What is Reaction Turbine ? Parts, Working, Types Explained in detail [Notes & PDF]

what is reaction turbine

A reaction turbine is a type of turbine used in various applications, including power generation and hydroelectric plants. It operates based on the principle of fluid dynamics, specifically the reaction of moving fluid or gas as it passes through the turbine blades.

In a reaction turbine, the fluid (typically steam or water) enters the turbine at high pressure and high velocity. As the fluid flows through the blades, its pressure and velocity gradually decrease, while the turbine’s rotor extracts energy from the fluid to produce mechanical work.

The key characteristic of a reaction turbine is that both pressure and velocity changes occur across the blades. This is in contrast to an impulse turbine, where only velocity changes occur. The pressure drop across the blades in a reaction turbine is accompanied by a reaction force that helps generate torque and drive the rotor.

The design of a reaction turbine typically consists of multiple stages, each comprising rows of fixed and moving blades. The fixed blades, called stator or guide vanes, direct the flow of the fluid and convert its pressure into kinetic energy. The moving blades, called rotor blades, extract energy from the fluid by converting its kinetic energy into rotational motion.

The efficiency of a reaction turbine depends on factors such as the design of the blades, the pressure and velocity of the fluid, and the overall turbine configuration. Reaction turbines are commonly used in power plants where large amounts of energy need to be generated, such as in steam turbines or hydroelectric turbines.

Overall, reaction turbines play a crucial role in converting the energy of fluids into useful mechanical work, making them essential in various industrial and power generation applications.

reaction turbine parts

The following parts of the Reaction turbine are following:

1. Guide Vane: The guide vane, also known as the wicket gate, is an essential stationary component present in reaction turbines. Its primary function is to regulate and control the flow of the incoming fluid or steam towards the runner blades. By strategically positioning the guide vanes, the angle and velocity of the working fluid can be manipulated to optimise the turbine’s performance. The guide vanes are typically adjustable, allowing for precise control over the flow and ensuring that the fluid enters the runner at the most favorable angle for energy conversion. This adjustability enables the turbine to operate efficiently across a range of operating conditions.

2. Draft Tube: The draft tube is a crucial component situated at the exit of the runner in a reaction turbine. Its primary purpose is to convert the kinetic energy of the fluid leaving the runner into pressure energy. The draft tube gradually expands in diameter from the runner outlet to the discharge point, creating a cone-shaped structure. This expansion allows the fluid to decelerate while increasing its pressure, thereby preventing the formation of undesired pressure differences and minimizing energy losses. By efficiently converting kinetic energy to pressure energy, the draft tube helps to improve the overall efficiency and performance of the turbine.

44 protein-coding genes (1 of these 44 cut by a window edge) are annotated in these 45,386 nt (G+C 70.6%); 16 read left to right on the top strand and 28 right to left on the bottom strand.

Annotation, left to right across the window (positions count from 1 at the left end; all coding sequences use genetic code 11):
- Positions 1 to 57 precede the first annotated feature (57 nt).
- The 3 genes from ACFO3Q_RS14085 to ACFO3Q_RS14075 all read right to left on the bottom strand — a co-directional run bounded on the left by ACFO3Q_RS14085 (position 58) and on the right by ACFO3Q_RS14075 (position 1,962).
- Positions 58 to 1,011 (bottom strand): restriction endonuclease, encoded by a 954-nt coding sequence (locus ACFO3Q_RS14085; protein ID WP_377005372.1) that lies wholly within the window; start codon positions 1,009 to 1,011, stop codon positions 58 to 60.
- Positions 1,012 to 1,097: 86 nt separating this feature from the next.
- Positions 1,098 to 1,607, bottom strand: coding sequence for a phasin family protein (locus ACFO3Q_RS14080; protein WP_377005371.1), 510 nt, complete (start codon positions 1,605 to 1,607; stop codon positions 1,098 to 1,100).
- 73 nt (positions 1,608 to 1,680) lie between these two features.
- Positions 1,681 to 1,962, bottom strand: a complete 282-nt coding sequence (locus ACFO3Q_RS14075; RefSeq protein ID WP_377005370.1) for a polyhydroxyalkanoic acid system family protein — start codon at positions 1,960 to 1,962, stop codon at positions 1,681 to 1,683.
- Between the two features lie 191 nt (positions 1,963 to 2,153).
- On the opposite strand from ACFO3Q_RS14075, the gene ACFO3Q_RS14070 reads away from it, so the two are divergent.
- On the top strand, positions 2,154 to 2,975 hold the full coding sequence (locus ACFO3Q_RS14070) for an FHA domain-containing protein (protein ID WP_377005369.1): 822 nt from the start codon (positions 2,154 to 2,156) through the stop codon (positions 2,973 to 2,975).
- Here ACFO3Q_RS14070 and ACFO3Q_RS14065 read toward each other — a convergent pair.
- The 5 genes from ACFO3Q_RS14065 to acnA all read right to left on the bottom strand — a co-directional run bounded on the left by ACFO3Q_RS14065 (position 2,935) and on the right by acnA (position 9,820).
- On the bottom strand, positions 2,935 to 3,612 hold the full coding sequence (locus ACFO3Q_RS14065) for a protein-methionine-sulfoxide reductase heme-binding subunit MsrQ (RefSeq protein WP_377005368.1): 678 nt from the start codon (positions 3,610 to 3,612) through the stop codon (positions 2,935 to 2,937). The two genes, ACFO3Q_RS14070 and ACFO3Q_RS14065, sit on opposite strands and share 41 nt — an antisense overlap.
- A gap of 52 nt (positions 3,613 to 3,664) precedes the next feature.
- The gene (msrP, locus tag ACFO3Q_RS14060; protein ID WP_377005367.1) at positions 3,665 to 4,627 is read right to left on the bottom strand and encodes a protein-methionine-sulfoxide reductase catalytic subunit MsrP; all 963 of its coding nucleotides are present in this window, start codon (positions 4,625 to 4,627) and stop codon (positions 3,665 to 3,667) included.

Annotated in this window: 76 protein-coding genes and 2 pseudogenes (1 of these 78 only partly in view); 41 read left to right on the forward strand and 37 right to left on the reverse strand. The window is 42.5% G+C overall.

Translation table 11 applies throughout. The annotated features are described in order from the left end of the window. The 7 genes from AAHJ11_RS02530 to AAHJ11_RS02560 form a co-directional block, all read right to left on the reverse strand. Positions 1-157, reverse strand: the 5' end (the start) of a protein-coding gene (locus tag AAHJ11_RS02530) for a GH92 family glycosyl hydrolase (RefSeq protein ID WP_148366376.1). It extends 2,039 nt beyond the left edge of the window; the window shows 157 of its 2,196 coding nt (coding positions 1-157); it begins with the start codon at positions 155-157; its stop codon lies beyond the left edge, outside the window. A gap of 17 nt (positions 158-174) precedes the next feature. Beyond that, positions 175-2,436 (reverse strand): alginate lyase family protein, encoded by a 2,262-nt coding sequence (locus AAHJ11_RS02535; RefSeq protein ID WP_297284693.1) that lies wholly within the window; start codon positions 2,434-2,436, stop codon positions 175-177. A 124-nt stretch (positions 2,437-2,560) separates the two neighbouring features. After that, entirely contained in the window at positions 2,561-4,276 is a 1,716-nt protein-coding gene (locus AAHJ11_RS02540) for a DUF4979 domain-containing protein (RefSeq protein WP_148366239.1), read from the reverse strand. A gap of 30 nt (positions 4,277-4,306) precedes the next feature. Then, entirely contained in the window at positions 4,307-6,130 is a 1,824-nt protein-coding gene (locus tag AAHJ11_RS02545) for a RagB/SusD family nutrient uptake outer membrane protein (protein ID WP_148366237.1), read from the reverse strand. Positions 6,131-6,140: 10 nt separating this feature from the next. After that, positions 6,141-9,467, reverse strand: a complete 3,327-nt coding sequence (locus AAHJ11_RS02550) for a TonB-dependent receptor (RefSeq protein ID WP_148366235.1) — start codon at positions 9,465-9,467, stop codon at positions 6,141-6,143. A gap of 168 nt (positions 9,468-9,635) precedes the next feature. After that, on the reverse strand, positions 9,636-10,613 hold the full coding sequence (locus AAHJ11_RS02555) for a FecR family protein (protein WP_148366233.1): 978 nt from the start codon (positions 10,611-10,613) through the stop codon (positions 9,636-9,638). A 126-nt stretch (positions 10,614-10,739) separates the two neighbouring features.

3. Spiral Casing: The spiral casing is a curvilinear casing that surrounds the runner of a reaction turbine. It serves as the outer housing of the turbine and incorporates the guide vanes. The spiral casing is designed to efficiently guide the incoming fluid or steam from the penstock (the pipe that delivers the working fluid to the turbine) towards the guide vanes. Its spiral shape enables a smooth and gradual transition of the fluid from a high-pressure, low-velocity state to a lower-pressure, higher-velocity state as it enters the runner. This gradual transformation minimizes turbulence and associated energy losses, facilitating optimal energy conversion and enhancing the overall efficiency of the turbine.

4. Runner: The runner is the central rotating component in a reaction turbine, often referred to as the “heart” of the turbine. It consists of multiple blades or buckets that are attached to a central hub. The runner is directly driven by the fluid or steam and is responsible for converting the kinetic energy of the working fluid into mechanical energy. As the fluid flows through the runner, it imparts a force on the blades, causing the runner to rotate. The design of the runner blades is optimized to efficiently extract the maximum amount of energy from the fluid. Runners can have different configurations and blade shapes, such as Francis, Kaplan, or Pelton, depending on the specific application and working fluid characteristics.

5. Volute: The volute is a component found in certain types of reaction turbines, particularly in centrifugal or radial flow turbines. It is a spiral-shaped casing that surrounds the runner and aids in the efficient conversion of the fluid’s kinetic energy into pressure energy. The volute serves as a diffuser, gradually expanding in diameter as the fluid flows from the runner outlet to the discharge point. This expansion reduces the fluid’s velocity while increasing its pressure, facilitating a smoother energy conversion process. The volute is designed to minimize turbulence and associated energy losses, thereby promoting optimal efficiency in the turbine and ensuring effective energy extraction from the working fluid.

working principle of reaction turbine

A reaction turbine operates based on the principle of Newton’s third law of motion, which states that for every action, there is an equal and opposite reaction. It utilizes the reaction force created when a high-velocity fluid or steam passes through the turbine blades, resulting in the rotation of the turbine runner.